Specifically, the utility plans to:

  1. Pursue an accelerated LSL replacement program fully funded by the utility, accomplishing replacement of approximately 75,000 LSLs within 15 years (annual average of 7% LSLs replaced per year) instead of the current pace that would take more than 50 years.
  2. Undergo a rigorous investigative effort to build a more accurate inventory of where LSLs are in their system and develop an online map to make the inventory publicly available.
  3. Provide residents that have known, suspected, or possible LSLs with filters certified to remove lead until six months after the LSL servicing their home is replaced.
  4. Enhance existing corrosion control treatment by adjusting the current pH of 7.8 to 8.8 and maintaining alkalinity above 30 mg/L to reduce corrosion of LSLs as well as household plumbing like fixtures.
  5. Conduct outreach and communications with residents, public health agencies, government, and other stakeholders.

The next step for the utility, now that it has received approval from its board, is to receive approval from the EPA.

The Challenges

There are many challenges involved in implementing LSL replacement programs. Below are some key issues Denver Water is grappling with:

Identifying LSL Locations

A major challenge for Denver Water is that it – like many utilities – does not currently have a robust inventory of where LSLs are located.  Denver Water plans to undertake a rigorous investigative effort, particularly in the initial years of the program, to build up its inventory.  To do so, the utility will rely on information like historical records and knowledge of materials used in certain time periods as well as field investigations, using methods such as visual inspections in the home or through potholing, water testing, and feedback from its outreach to customers that includes an interactive online map.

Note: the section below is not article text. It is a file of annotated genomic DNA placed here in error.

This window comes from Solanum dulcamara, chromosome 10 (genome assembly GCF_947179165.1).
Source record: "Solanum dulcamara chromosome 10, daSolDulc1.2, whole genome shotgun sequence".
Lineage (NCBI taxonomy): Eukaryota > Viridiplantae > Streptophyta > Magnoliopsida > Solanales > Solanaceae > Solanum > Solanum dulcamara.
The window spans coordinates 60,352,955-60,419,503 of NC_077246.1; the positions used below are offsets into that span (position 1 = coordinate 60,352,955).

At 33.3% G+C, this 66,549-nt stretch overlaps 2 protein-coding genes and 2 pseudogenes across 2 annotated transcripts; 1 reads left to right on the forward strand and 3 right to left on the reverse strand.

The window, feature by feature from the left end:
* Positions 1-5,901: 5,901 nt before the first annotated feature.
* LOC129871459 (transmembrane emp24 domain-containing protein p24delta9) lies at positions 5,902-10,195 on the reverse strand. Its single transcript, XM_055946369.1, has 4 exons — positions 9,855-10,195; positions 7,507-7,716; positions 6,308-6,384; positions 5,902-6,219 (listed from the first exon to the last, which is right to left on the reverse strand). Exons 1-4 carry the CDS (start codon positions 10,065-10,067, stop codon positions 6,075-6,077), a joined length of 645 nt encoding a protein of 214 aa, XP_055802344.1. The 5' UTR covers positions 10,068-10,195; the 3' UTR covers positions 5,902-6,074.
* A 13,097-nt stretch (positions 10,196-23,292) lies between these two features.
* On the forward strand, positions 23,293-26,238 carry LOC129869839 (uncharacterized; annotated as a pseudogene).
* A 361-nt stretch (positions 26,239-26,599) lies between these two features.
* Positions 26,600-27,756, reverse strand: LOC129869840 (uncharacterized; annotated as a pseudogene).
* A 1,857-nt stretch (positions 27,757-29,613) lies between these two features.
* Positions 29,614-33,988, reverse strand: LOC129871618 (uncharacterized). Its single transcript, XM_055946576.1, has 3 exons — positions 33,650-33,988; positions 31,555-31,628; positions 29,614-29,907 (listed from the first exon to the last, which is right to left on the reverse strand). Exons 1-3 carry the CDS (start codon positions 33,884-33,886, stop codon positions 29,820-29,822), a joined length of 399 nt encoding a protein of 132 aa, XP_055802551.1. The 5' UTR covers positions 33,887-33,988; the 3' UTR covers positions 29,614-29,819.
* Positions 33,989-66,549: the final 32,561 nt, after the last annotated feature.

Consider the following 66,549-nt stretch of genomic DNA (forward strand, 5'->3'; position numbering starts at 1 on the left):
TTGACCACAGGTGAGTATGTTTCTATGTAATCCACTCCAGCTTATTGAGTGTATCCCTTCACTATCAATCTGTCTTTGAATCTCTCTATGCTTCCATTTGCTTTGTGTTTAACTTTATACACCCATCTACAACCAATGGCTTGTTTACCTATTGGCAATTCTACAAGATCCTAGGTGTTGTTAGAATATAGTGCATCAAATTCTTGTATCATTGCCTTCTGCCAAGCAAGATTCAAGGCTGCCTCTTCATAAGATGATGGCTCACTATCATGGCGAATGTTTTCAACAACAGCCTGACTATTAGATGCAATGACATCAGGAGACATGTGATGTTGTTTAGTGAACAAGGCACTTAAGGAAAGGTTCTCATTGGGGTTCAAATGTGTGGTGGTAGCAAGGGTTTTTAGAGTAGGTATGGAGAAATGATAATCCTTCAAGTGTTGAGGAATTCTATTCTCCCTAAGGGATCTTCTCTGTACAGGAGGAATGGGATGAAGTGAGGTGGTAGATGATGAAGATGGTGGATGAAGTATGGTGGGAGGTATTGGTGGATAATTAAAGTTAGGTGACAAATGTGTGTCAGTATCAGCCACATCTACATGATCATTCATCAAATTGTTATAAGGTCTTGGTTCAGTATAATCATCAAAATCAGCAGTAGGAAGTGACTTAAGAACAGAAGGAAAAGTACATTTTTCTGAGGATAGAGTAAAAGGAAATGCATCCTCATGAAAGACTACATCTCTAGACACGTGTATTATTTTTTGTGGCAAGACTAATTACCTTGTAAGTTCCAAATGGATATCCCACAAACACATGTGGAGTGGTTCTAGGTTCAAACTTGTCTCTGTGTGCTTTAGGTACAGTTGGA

Because there is always some level of uncertainty in developing an inventory, Denver Water has developed five categories based on the probability of a residence having an LSL: known LSL, suspected LSL, possible LSL, unlikely LSL, and non-lead.  In addition to pinpointing geographic locations to investigate for LSLs, these categories are designed to help inform participation in the filter program and the LSL replacement program.

Under its program evaluation plan, Denver Water will investigate at least 1.4% of the total estimated number of suspected and possible LSLs each year.  To start, that would be roughly 1,400 properties a year and decline to zero as they make process.  This is in addition to the roughly 5,250 replacements the utility must complete a year through the accelerated LSL replacement program as well as routine processes such as water main replacement, road improvement programs, and leak fixes. Overall, such a strategy pragmatically recognizes uncertainty, while setting benchmarks to improve the LSL inventory overtime.

Ensuring an Effective Filter Program

Part of the success of Denver Water’s plan hinges on an effective program to protect people with LSLs until the lines are replaced and lead levels reduced.  While the utility estimates 65,000-85,000 known, suspected, and possible LSLs, Denver Water plans to distribute roughly 150,000 NSF-53 certified-filter kits by March 2020.